Laughing in the Face of Domestic Violence

(This column of Readily a Parent originally appeared in The Western Star on June 04, 2014)

On Thursday, May 29, our province’s MHAs proved once again what obnoxious, uncaring, asses they can all be. Yeah, I’m not mincing words on this one. I, for one, am sick of the antics of these supposed adults and the ongoing ridiculousness of the name-calling, bullying, verbal grandstanding, and general lack of concern that is often shown by our elected representatives when discussing important provincial matters in the House of Assembly.

Seriously, you could gather a cartload of monkeys and witness more decorum than we often do in our House of Assembly.

Other observers and writers have commented on what happened when Gerry Rogers, MHA, stood to present a petition to bring back the Family Violence Intervention Court. There were some interruptions and interjections from the nut gallery during her speaking time – pretty typical for the House. But it all ended badly, disgusting in fact, when she stated that bringing back the court would not cost much. The assembled ministers chose that point to start laughing. Not tittering and ripples of giggles, hard belly laughter, the mocking kind you typically hear from a schoolyard of children intent upon an embarrassed target.

Actually, no, children don’t often do that anymore. They’ve learned to respect others and schools rarely tolerate such ridicule of other children.

What we can’t tell from reading the Hansard or watching thewebcast of the day’s Assembly is whether that laughter is directed at Rogers and her statements or at something else entirely. Evidence points to them laughing at Rogers as once she sits and her fellow NDP MHA George Murphy stands to discuss the oh-so important matter of vehicle insurance you can hear her in the background answering to comments from the nut gallery.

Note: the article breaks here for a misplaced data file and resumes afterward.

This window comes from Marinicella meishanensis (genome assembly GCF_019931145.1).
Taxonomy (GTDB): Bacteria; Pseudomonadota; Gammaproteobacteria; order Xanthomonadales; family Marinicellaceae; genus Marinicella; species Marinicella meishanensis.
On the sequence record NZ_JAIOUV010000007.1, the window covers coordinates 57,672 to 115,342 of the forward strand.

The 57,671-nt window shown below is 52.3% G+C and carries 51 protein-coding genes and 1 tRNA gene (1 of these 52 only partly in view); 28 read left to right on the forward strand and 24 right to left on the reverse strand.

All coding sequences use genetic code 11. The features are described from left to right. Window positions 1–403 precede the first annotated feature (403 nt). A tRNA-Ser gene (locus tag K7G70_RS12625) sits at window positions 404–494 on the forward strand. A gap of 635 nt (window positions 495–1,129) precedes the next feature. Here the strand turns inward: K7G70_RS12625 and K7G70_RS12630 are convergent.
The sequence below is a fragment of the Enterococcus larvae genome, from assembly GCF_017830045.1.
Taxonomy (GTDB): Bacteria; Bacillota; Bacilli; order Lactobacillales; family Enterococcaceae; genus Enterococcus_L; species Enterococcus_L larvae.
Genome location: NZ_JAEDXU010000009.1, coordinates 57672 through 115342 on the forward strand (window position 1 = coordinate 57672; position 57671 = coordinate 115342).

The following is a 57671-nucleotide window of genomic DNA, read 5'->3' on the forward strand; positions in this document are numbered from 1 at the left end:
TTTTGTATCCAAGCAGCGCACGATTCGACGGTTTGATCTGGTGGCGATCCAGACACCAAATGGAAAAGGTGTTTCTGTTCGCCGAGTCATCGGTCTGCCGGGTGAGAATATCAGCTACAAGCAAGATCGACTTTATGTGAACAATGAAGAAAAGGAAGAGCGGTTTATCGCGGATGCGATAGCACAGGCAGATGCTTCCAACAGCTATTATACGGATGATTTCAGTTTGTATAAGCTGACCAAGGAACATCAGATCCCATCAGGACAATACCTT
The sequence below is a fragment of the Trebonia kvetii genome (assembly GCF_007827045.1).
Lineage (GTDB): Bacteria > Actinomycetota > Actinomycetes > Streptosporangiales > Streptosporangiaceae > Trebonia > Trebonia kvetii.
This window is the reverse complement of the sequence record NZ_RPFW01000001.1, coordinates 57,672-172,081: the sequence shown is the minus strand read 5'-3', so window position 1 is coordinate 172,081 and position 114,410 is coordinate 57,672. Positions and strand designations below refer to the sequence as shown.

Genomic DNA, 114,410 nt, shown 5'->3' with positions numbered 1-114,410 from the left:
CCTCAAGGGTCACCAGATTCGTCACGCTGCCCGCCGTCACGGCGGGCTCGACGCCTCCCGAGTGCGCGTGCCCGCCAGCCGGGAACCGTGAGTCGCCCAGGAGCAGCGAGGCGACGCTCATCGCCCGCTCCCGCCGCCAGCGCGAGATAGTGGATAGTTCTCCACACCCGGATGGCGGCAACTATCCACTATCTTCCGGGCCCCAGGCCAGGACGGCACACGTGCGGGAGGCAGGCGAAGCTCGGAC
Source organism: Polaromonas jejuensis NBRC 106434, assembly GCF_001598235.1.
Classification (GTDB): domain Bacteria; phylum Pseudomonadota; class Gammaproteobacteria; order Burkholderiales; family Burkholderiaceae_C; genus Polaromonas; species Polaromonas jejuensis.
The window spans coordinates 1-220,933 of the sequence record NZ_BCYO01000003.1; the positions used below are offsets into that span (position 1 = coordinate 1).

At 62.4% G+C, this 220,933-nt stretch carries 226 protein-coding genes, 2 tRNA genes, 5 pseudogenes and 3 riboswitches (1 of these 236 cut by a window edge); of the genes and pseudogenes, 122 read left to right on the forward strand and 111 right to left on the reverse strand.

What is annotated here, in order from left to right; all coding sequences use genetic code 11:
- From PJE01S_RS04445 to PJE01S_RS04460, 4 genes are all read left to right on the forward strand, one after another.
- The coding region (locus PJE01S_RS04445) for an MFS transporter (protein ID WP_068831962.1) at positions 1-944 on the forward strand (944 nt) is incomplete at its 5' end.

And yet, when Murphy stands to plea the fact that the people in this province who can afford cars, gas, registration, licenses but not insurance are not people who don’t know how to prioritise but indeed victims of too high insurance , he also has a big grin on his face and stands mid laugh.

So, is her own fellow NDP MHA laughing at her? Is he laughing at some response made to those laughing (the timeframe doesn’t suit that explanation)? Or is the laughter about something else entirely? (I asked on Twitter but he didn't respond)

Well, we could discuss that for more days than the House meets and never get an answer. Unless someone who was actually there tells the truth about what happened, exactly.

What happened, observationally, is that Rogers was discussing a socially and economically important matter and during that discussion her fellow MHAs started laughing disruptively.

What really doesn’t matter is why they were laughing. If they were laughing at her it’s more disgusting, but if they were laughing at some other, distracting event it’s just as bad. Even my kids know better than to laugh about anything during a serious discussion.  It would be interesting to speak to the parents of our MHAs to see if they were actually proud of their children on that day. Their actions were not something I would hold up to my children as evidence of adult behaviour and a proud position to strive for. The fact is, during meetings of the House, their actions rarely are something to show my children as an example of what I want to see from them. In this case, in particular though, their behaviour was abhorrent and they should apologise to the people of this province.